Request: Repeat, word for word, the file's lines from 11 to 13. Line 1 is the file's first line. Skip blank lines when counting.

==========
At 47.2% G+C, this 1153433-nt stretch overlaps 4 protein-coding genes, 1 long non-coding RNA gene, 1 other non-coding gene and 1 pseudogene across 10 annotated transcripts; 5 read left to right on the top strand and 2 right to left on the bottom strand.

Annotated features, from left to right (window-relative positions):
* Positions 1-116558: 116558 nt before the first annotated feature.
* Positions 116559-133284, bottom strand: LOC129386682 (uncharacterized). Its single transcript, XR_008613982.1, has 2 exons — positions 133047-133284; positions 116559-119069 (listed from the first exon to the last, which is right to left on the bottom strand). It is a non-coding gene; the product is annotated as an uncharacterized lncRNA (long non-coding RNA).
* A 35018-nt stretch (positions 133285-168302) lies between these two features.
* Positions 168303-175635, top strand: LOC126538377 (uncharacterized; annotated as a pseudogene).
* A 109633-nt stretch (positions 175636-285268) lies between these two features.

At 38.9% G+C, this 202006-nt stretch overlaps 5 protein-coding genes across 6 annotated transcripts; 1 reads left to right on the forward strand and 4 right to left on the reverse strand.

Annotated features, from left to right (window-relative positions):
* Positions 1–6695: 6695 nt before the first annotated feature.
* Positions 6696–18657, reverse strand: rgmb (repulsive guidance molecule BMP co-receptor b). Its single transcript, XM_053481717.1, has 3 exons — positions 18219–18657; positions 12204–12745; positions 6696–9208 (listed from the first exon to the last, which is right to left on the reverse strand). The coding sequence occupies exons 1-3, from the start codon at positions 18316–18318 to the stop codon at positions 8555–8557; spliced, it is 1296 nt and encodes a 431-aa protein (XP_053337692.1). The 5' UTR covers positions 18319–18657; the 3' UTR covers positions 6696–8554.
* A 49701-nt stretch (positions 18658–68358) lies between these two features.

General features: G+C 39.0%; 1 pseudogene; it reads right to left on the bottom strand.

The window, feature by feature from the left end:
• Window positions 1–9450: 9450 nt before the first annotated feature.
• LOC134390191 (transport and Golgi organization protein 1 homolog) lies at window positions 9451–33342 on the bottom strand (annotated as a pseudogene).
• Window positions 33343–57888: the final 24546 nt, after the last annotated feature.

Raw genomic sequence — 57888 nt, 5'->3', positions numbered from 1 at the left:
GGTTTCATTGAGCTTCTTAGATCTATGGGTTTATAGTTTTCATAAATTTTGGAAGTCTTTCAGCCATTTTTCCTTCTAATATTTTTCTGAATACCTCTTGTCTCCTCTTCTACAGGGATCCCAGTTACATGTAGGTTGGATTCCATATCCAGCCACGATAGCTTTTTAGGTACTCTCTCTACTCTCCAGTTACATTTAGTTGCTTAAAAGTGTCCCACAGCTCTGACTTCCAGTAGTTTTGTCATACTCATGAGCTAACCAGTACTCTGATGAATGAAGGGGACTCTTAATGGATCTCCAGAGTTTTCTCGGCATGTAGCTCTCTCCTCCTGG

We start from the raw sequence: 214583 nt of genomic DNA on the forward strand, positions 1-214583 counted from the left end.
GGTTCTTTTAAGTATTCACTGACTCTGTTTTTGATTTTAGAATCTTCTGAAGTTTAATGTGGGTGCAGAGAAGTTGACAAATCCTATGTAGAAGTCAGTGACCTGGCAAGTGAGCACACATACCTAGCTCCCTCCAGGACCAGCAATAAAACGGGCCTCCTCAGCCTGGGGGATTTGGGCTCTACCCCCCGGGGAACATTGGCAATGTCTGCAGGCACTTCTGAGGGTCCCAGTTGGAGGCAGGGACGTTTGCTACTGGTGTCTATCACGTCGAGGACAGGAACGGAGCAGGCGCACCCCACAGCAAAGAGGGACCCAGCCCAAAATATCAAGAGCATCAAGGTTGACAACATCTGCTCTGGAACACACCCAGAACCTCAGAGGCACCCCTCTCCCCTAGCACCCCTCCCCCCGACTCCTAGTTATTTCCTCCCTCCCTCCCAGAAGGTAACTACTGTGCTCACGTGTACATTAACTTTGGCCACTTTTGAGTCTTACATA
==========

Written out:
* Positions 6696–18657, reverse strand: rgmb (repulsive guidance molecule BMP co-receptor b). Its single transcript, XM_053481717.1, has 3 exons — positions 18219–18657; positions 12204–12745; positions 6696–9208 (listed from the first exon to the last, which is right to left on the reverse strand). The coding sequence occupies exons 1-3, from the start codon at positions 18316–18318 to the stop codon at positions 8555–8557; spliced, it is 1296 nt and encodes a 431-aa protein (XP_053337692.1). The 5' UTR covers positions 18319–18657; the 3' UTR covers positions 6696–8554.
* A 49701-nt stretch (positions 18658–68358) lies between these two features.

General features: G+C 39.0%; 1 pseudogene; it reads right to left on the bottom strand.